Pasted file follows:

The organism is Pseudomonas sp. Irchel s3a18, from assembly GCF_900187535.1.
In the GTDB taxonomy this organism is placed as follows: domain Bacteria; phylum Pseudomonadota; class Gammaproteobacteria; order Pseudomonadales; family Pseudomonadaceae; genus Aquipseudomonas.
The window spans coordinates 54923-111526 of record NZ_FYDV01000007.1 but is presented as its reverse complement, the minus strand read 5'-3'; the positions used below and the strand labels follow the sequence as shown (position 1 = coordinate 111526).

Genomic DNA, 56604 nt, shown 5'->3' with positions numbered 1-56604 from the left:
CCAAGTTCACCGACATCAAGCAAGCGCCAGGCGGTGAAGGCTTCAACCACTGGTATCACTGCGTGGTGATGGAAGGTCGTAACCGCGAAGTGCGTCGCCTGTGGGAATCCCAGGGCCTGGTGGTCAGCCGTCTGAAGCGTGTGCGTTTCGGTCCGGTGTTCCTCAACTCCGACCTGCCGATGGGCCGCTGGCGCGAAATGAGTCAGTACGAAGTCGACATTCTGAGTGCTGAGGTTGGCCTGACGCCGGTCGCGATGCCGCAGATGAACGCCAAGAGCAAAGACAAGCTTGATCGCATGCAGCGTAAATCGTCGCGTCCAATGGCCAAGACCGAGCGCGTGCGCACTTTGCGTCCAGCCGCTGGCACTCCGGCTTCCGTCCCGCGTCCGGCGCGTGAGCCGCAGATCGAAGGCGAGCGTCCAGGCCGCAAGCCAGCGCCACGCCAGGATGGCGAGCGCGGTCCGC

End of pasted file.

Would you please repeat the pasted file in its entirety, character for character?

The organism is Pseudomonas sp. Irchel s3a18, from assembly GCF_900187535.1.
In the GTDB taxonomy this organism is placed as follows: domain Bacteria; phylum Pseudomonadota; class Gammaproteobacteria; order Pseudomonadales; family Pseudomonadaceae; genus Aquipseudomonas.
The window spans coordinates 54923-111526 of record NZ_FYDV01000007.1 but is presented as its reverse complement, the minus strand read 5'-3'; the positions used below and the strand labels follow the sequence as shown (position 1 = coordinate 111526).

Genomic DNA, 56604 nt, shown 5'->3' with positions numbered 1-56604 from the left:
CCAAGTTCACCGACATCAAGCAAGCGCCAGGCGGTGAAGGCTTCAACCACTGGTATCACTGCGTGGTGATGGAAGGTCGTAACCGCGAAGTGCGTCGCCTGTGGGAATCCCAGGGCCTGGTGGTCAGCCGTCTGAAGCGTGTGCGTTTCGGTCCGGTGTTCCTCAACTCCGACCTGCCGATGGGCCGCTGGCGCGAAATGAGTCAGTACGAAGTCGACATTCTGAGTGCTGAGGTTGGCCTGACGCCGGTCGCGATGCCGCAGATGAACGCCAAGAGCAAAGACAAGCTTGATCGCATGCAGCGTAAATCGTCGCGTCCAATGGCCAAGACCGAGCGCGTGCGCACTTTGCGTCCAGCCGCTGGCACTCCGGCTTCCGTCCCGCGTCCGGCGCGTGAGCCGCAGATCGAAGGCGAGCGTCCAGGCCGCAAGCCAGCGCCACGCCAGGATGGCGAGCGCGGTCCGC